The CWU has openly boasted that it had delivered unprecedented increases in productivity and revisions through the Pathway to Change. It also boasted of its close relationship with Royal Mail. So much so now that it invites Royal Mail Group to observe its union meetings.
a recent National Briefing meeting In Liverpool, current CWU deputy general
secretary Terry Pullinger explained that there were RMG observers in the
meeting, saying, "We must remember that we cannot allow them to set the
agenda. The deal we want is a pay-only no-strings deal. This is what you and
the members need to remember when management speaks to you in the workplace. Even
today, the 2% deal with no strings is a derisive offer and nowhere near enough
to what we want and you deserve. It may be a step from the 3.5% with all the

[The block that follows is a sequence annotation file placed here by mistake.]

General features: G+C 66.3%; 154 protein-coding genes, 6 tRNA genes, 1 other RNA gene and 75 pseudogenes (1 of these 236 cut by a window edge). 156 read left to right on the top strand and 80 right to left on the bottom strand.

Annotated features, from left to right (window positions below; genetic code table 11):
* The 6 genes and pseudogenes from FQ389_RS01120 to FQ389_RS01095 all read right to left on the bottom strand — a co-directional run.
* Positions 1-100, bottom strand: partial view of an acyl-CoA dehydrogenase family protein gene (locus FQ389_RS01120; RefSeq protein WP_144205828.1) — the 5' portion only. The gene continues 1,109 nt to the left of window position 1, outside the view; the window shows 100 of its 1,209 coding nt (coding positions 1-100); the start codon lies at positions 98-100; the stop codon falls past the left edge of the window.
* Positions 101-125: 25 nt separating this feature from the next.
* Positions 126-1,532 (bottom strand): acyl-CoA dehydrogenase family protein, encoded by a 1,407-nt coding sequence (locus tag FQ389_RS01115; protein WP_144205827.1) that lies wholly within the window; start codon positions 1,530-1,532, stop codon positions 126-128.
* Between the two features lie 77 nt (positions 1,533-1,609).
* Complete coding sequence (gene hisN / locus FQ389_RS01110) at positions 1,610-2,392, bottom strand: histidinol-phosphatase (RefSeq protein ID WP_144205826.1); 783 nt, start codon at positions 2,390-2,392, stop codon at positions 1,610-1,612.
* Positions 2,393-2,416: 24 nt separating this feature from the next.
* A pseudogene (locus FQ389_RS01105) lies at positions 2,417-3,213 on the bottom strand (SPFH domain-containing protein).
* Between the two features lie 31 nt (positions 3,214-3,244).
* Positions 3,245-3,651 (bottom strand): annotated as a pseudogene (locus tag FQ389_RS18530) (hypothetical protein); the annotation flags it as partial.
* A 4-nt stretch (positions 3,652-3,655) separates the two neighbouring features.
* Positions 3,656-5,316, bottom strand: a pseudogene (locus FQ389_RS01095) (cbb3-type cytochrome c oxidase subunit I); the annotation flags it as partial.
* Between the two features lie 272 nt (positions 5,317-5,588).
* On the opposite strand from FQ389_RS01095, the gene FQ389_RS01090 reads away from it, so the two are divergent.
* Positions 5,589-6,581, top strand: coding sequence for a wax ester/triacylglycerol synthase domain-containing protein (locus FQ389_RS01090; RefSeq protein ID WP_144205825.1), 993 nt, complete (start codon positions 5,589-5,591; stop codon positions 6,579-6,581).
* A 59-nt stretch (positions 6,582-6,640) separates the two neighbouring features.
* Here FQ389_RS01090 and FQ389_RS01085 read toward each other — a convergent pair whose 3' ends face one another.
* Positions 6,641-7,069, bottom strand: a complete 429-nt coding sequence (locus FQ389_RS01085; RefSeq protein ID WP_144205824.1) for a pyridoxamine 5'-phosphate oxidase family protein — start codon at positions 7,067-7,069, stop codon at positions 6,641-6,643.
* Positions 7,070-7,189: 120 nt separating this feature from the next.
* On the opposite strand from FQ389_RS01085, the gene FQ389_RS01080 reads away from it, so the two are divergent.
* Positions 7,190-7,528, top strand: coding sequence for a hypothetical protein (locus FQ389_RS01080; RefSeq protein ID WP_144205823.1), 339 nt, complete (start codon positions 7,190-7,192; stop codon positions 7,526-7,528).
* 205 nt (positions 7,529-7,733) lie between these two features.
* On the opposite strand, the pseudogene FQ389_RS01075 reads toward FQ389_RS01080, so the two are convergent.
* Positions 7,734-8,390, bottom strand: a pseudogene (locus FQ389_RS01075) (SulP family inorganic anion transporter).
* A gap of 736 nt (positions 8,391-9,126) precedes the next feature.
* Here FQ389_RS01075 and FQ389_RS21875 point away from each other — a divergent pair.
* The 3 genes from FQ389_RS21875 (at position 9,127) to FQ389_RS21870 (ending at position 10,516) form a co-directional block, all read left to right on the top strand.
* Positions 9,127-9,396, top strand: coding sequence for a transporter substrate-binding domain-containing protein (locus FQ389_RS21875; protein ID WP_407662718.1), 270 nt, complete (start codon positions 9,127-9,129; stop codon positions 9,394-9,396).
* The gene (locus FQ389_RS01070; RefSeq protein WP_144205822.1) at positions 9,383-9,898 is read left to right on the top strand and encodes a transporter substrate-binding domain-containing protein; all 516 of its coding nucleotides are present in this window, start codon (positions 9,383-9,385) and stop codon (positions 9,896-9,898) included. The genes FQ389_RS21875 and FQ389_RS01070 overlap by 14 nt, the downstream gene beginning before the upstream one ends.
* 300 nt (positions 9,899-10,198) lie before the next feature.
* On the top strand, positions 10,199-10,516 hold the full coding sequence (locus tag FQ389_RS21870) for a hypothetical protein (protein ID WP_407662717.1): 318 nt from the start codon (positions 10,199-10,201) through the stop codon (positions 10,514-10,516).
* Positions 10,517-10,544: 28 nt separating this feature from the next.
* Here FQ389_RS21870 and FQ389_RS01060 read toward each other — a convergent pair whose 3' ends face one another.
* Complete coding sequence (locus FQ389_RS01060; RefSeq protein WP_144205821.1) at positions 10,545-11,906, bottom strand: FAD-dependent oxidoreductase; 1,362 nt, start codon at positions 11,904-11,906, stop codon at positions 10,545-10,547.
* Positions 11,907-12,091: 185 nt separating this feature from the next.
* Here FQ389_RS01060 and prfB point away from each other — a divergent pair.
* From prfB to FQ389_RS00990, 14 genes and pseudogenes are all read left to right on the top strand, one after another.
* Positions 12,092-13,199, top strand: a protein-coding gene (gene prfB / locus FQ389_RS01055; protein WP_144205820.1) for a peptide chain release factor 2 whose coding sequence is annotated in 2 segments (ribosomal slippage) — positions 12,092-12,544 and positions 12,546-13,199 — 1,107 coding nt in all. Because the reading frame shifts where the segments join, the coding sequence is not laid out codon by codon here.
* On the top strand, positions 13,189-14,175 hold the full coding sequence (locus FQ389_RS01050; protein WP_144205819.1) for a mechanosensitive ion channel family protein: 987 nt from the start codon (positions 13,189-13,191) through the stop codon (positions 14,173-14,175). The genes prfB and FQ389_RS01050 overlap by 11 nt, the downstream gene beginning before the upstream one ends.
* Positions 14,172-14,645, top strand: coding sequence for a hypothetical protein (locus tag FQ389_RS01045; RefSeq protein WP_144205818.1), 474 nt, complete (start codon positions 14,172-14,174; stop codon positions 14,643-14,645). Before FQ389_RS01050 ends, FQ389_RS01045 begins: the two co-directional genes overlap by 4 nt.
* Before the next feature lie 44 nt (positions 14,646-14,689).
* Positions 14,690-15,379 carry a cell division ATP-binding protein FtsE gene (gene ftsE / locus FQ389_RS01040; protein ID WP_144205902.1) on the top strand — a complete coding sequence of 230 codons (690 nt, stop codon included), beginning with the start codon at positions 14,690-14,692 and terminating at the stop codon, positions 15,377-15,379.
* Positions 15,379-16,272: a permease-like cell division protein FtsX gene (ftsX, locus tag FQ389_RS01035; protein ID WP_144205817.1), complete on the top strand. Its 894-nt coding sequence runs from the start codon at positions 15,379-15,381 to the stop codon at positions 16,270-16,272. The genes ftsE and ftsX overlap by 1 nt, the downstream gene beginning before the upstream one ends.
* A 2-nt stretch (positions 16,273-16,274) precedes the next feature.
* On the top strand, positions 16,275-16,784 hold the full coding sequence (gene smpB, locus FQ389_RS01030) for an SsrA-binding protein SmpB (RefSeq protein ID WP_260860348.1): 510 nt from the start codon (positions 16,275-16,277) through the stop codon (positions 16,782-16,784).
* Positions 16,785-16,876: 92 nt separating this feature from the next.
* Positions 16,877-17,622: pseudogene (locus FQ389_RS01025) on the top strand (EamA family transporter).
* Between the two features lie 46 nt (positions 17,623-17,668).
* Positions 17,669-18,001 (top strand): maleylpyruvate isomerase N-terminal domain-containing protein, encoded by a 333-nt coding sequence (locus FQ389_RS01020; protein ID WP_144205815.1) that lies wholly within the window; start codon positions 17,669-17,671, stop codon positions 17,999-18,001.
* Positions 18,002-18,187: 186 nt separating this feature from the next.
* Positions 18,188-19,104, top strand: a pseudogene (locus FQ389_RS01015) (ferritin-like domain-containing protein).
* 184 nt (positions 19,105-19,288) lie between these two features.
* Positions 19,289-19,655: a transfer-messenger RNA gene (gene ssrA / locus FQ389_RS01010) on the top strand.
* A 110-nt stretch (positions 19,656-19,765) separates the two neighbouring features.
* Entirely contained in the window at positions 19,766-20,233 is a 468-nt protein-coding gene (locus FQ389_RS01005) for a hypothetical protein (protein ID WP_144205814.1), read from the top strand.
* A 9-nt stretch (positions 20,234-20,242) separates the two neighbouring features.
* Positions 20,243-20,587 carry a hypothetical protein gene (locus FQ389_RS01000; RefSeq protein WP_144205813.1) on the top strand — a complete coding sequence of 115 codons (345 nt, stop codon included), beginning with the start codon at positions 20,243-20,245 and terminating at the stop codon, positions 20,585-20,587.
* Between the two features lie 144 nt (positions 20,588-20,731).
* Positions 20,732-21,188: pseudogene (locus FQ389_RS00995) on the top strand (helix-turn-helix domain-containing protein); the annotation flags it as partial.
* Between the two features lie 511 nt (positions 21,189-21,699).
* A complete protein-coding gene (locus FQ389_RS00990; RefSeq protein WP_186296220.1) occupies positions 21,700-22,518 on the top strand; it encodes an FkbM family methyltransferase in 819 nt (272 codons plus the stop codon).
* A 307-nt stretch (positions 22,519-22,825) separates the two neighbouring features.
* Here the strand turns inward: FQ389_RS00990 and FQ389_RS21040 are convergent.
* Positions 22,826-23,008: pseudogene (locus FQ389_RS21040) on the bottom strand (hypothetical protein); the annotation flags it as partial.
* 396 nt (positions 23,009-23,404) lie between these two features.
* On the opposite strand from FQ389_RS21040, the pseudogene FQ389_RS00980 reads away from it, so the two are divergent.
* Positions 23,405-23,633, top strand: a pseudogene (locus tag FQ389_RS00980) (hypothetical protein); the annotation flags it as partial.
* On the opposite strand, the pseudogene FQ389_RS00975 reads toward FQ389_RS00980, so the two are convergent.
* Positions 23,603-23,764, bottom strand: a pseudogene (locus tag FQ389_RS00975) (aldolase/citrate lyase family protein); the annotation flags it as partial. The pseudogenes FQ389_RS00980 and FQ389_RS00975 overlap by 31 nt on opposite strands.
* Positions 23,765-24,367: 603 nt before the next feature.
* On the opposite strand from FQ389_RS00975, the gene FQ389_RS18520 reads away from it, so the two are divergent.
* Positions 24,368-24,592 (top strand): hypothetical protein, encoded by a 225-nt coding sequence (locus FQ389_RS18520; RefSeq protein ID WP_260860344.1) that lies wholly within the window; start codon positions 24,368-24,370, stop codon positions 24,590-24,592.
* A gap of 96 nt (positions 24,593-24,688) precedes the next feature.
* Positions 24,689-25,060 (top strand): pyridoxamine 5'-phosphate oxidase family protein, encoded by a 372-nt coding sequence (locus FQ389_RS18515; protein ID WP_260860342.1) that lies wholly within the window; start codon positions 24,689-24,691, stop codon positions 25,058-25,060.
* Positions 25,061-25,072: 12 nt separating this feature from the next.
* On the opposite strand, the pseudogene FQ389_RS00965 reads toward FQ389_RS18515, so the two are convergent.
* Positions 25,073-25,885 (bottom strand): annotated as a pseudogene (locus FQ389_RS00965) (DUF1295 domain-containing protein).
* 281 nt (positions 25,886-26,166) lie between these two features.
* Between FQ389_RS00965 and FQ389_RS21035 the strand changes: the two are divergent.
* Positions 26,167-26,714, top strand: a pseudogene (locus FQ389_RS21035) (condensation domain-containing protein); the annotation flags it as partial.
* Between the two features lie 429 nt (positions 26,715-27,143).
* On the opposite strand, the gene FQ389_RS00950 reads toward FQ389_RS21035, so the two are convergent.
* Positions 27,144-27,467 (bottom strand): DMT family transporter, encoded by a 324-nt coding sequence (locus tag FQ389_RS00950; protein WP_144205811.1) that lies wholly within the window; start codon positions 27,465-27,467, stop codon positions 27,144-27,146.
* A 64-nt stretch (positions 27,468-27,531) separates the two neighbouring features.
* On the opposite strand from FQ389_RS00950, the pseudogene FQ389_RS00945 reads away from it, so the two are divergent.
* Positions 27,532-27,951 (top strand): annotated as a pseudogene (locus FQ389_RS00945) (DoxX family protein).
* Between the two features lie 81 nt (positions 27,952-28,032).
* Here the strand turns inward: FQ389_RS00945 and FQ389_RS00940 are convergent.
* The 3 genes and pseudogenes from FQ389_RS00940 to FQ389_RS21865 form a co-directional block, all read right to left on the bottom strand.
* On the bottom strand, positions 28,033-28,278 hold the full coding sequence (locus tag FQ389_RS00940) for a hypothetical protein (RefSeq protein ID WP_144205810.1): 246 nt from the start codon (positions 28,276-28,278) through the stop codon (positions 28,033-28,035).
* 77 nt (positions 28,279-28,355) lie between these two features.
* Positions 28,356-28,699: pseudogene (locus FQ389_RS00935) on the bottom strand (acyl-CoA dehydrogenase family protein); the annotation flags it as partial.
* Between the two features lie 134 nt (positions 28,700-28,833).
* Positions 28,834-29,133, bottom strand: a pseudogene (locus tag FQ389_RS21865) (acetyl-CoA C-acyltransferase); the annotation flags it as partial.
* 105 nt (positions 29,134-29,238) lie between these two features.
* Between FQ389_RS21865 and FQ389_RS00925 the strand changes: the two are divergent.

strings, but the deal is still unacceptable. The Pathway to Change Agreement is
there to deal with the strings they want to discuss in the pay deal, and that is
where they will stay".
There you have it. The Pathway To Change has led to unprecedented change, increased productivity, cut in hours and duties, led to redundancies and forced workers to work through a pandemic that has cost many lives, left some postmen with long-term sickness due to long Covid and has led to massive disruptions in delivery offices up and down the country.
As one worker relates, "Since I've been at my current depot, the company has been pushing more and more work onto us. They've reduced the number of individual walks, which means those walks get reallocated into other people's workload. We even see some people coming in early, before their official start time, to prep their walks — or, at the other end, people sprinting round to get their walks done as there's simply so much to cover. Now management is talking about restructuring our hours so we wouldn't be in work on Monday and Tuesday, when the workload tends to be lighter, and having us work Wednesday to Sunday instead. That would obviously wreck work/life balance for many people".